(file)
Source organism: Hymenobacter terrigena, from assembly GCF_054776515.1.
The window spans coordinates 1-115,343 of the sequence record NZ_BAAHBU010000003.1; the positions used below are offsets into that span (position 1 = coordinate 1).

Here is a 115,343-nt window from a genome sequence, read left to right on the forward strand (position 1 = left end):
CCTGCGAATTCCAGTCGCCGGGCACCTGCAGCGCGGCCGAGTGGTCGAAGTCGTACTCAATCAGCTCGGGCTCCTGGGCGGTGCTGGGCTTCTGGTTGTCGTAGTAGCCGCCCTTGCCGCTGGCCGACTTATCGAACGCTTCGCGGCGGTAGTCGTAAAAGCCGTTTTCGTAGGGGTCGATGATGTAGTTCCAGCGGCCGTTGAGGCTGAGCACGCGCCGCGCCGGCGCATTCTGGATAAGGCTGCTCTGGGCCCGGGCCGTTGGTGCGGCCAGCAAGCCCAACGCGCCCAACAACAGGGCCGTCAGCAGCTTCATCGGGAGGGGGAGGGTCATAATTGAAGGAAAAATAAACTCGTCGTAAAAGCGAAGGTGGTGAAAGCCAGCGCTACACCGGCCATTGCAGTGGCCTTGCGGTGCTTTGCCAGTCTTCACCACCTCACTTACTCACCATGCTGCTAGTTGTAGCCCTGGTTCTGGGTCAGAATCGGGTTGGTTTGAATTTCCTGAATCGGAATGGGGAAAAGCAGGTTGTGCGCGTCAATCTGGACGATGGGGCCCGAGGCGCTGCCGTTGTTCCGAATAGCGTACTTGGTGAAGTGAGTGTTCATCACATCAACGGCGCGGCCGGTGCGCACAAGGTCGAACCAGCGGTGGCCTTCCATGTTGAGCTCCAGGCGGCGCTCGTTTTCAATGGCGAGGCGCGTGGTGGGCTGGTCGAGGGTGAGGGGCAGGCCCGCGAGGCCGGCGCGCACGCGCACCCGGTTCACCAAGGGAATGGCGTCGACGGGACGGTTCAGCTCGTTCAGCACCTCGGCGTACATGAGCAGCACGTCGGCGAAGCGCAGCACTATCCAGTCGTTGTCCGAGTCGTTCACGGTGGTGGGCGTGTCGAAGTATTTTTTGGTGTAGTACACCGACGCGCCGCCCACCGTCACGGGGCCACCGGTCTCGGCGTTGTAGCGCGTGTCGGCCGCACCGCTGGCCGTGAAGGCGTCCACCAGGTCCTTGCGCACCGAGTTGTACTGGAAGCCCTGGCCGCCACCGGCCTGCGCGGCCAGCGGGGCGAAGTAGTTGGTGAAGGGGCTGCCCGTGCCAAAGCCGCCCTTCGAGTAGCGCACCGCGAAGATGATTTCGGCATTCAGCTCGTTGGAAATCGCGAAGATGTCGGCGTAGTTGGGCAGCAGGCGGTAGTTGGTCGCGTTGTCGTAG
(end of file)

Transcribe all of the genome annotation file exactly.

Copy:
Source organism: Hymenobacter terrigena, from assembly GCF_054776515.1.
The window spans coordinates 1-115,343 of the sequence record NZ_BAAHBU010000003.1; the positions used below are offsets into that span (position 1 = coordinate 1).

Here is a 115,343-nt window from a genome sequence, read left to right on the forward strand (position 1 = left end):
CCTGCGAATTCCAGTCGCCGGGCACCTGCAGCGCGGCCGAGTGGTCGAAGTCGTACTCAATCAGCTCGGGCTCCTGGGCGGTGCTGGGCTTCTGGTTGTCGTAGTAGCCGCCCTTGCCGCTGGCCGACTTATCGAACGCTTCGCGGCGGTAGTCGTAAAAGCCGTTTTCGTAGGGGTCGATGATGTAGTTCCAGCGGCCGTTGAGGCTGAGCACGCGCCGCGCCGGCGCATTCTGGATAAGGCTGCTCTGGGCCCGGGCCGTTGGTGCGGCCAGCAAGCCCAACGCGCCCAACAACAGGGCCGTCAGCAGCTTCATCGGGAGGGGGAGGGTCATAATTGAAGGAAAAATAAACTCGTCGTAAAAGCGAAGGTGGTGAAAGCCAGCGCTACACCGGCCATTGCAGTGGCCTTGCGGTGCTTTGCCAGTCTTCACCACCTCACTTACTCACCATGCTGCTAGTTGTAGCCCTGGTTCTGGGTCAGAATCGGGTTGGTTTGAATTTCCTGAATCGGAATGGGGAAAAGCAGGTTGTGCGCGTCAATCTGGACGATGGGGCCCGAGGCGCTGCCGTTGTTCCGAATAGCGTACTTGGTGAAGTGAGTGTTCATCACATCAACGGCGCGGCCGGTGCGCACAAGGTCGAACCAGCGGTGGCCTTCCATGTTGAGCTCCAGGCGGCGCTCGTTTTCAATGGCGAGGCGCGTGGTGGGCTGGTCGAGGGTGAGGGGCAGGCCCGCGAGGCCGGCGCGCACGCGCACCCGGTTCACCAAGGGAATGGCGTCGACGGGACGGTTCAGCTCGTTCAGCACCTCGGCGTACATGAGCAGCACGTCGGCGAAGCGCAGCACTATCCAGTCGTTGTCCGAGTCGTTCACGGTGGTGGGCGTGTCGAAGTATTTTTTGGTGTAGTACACCGACGCGCCGCCCACCGTCACGGGGCCACCGGTCTCGGCGTTGTAGCGCGTGTCGGCCGCACCGCTGGCCGTGAAGGCGTCCACCAGGTCCTTGCGCACCGAGTTGTACTGGAAGCCCTGGCCGCCACCGGCCTGCGCGGCCAGCGGGGCGAAGTAGTTGGTGAAGGGGCTGCCCGTGCCAAAGCCGCCCTTCGAGTAGCGCACCGCGAAGATGATTTCGGCATTCAGCTCGTTGGAAATCGCGAAGATGTCGGCGTAGTTGGGCAGCAGGCGGTAGTTGGTCGCGTTGTCGTAG